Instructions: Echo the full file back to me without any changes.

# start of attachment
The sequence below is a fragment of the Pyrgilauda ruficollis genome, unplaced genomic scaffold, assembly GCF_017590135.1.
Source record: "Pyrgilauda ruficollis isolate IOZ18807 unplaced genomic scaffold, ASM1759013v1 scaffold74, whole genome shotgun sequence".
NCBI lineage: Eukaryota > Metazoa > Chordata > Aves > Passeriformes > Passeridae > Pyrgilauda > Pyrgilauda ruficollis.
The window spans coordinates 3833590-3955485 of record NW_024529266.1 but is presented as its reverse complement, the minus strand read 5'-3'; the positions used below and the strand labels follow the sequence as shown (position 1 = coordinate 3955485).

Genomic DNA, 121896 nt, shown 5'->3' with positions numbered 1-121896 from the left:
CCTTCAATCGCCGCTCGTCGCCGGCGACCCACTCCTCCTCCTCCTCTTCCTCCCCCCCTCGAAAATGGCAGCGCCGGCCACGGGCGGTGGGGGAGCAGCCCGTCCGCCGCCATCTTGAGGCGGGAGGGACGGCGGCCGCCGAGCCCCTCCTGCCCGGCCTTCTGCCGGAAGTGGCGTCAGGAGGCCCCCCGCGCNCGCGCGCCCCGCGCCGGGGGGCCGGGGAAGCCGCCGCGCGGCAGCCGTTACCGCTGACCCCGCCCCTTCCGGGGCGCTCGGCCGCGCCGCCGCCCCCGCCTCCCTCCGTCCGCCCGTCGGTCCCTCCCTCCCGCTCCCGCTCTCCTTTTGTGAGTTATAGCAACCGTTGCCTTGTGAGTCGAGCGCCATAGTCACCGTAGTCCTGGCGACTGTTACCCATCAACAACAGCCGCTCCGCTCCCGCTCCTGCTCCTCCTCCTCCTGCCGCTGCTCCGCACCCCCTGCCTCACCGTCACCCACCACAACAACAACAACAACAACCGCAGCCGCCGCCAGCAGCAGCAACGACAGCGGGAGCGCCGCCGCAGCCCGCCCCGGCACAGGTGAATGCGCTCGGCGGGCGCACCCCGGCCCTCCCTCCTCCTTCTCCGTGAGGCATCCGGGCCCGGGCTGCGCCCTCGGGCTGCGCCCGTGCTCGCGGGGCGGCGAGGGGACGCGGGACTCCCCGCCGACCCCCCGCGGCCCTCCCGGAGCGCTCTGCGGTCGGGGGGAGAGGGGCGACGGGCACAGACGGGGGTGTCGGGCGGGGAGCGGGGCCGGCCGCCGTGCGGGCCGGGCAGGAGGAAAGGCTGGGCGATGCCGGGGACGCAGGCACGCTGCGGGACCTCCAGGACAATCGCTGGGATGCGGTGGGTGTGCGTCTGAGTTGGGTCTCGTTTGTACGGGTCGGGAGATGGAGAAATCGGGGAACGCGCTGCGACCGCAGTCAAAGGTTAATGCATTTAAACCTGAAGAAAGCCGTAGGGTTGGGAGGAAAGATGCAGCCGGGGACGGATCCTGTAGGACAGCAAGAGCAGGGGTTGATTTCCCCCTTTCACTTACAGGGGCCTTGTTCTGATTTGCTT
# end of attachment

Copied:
The sequence below is a fragment of the Pyrgilauda ruficollis genome, unplaced genomic scaffold, assembly GCF_017590135.1.
Source record: "Pyrgilauda ruficollis isolate IOZ18807 unplaced genomic scaffold, ASM1759013v1 scaffold74, whole genome shotgun sequence".
NCBI lineage: Eukaryota > Metazoa > Chordata > Aves > Passeriformes > Passeridae > Pyrgilauda > Pyrgilauda ruficollis.
The window spans coordinates 3833590-3955485 of record NW_024529266.1 but is presented as its reverse complement, the minus strand read 5'-3'; the positions used below and the strand labels follow the sequence as shown (position 1 = coordinate 3955485).

Genomic DNA, 121896 nt, shown 5'->3' with positions numbered 1-121896 from the left:
CCTTCAATCGCCGCTCGTCGCCGGCGACCCACTCCTCCTCCTCCTCTTCCTCCCCCCCTCGAAAATGGCAGCGCCGGCCACGGGCGGTGGGGGAGCAGCCCGTCCGCCGCCATCTTGAGGCGGGAGGGACGGCGGCCGCCGAGCCCCTCCTGCCCGGCCTTCTGCCGGAAGTGGCGTCAGGAGGCCCCCCGCGCNCGCGCGCCCCGCGCCGGGGGGCCGGGGAAGCCGCCGCGCGGCAGCCGTTACCGCTGACCCCGCCCCTTCCGGGGCGCTCGGCCGCGCCGCCGCCCCCGCCTCCCTCCGTCCGCCCGTCGGTCCCTCCCTCCCGCTCCCGCTCTCCTTTTGTGAGTTATAGCAACCGTTGCCTTGTGAGTCGAGCGCCATAGTCACCGTAGTCCTGGCGACTGTTACCCATCAACAACAGCCGCTCCGCTCCCGCTCCTGCTCCTCCTCCTCCTGCCGCTGCTCCGCACCCCCTGCCTCACCGTCACCCACCACAACAACAACAACAACAACCGCAGCCGCCGCCAGCAGCAGCAACGACAGCGGGAGCGCCGCCGCAGCCCGCCCCGGCACAGGTGAATGCGCTCGGCGGGCGCACCCCGGCCCTCCCTCCTCCTTCTCCGTGAGGCATCCGGGCCCGGGCTGCGCCCTCGGGCTGCGCCCGTGCTCGCGGGGCGGCGAGGGGACGCGGGACTCCCCGCCGACCCCCCGCGGCCCTCCCGGAGCGCTCTGCGGTCGGGGGGAGAGGGGCGACGGGCACAGACGGGGGTGTCGGGCGGGGAGCGGGGCCGGCCGCCGTGCGGGCCGGGCAGGAGGAAAGGCTGGGCGATGCCGGGGACGCAGGCACGCTGCGGGACCTCCAGGACAATCGCTGGGATGCGGTGGGTGTGCGTCTGAGTTGGGTCTCGTTTGTACGGGTCGGGAGATGGAGAAATCGGGGAACGCGCTGCGACCGCAGTCAAAGGTTAATGCATTTAAACCTGAAGAAAGCCGTAGGGTTGGGAGGAAAGATGCAGCCGGGGACGGATCCTGTAGGACAGCAAGAGCAGGGGTTGATTTCCCCCTTTCACTTACAGGGGCCTTGTTCTGATTTGCTT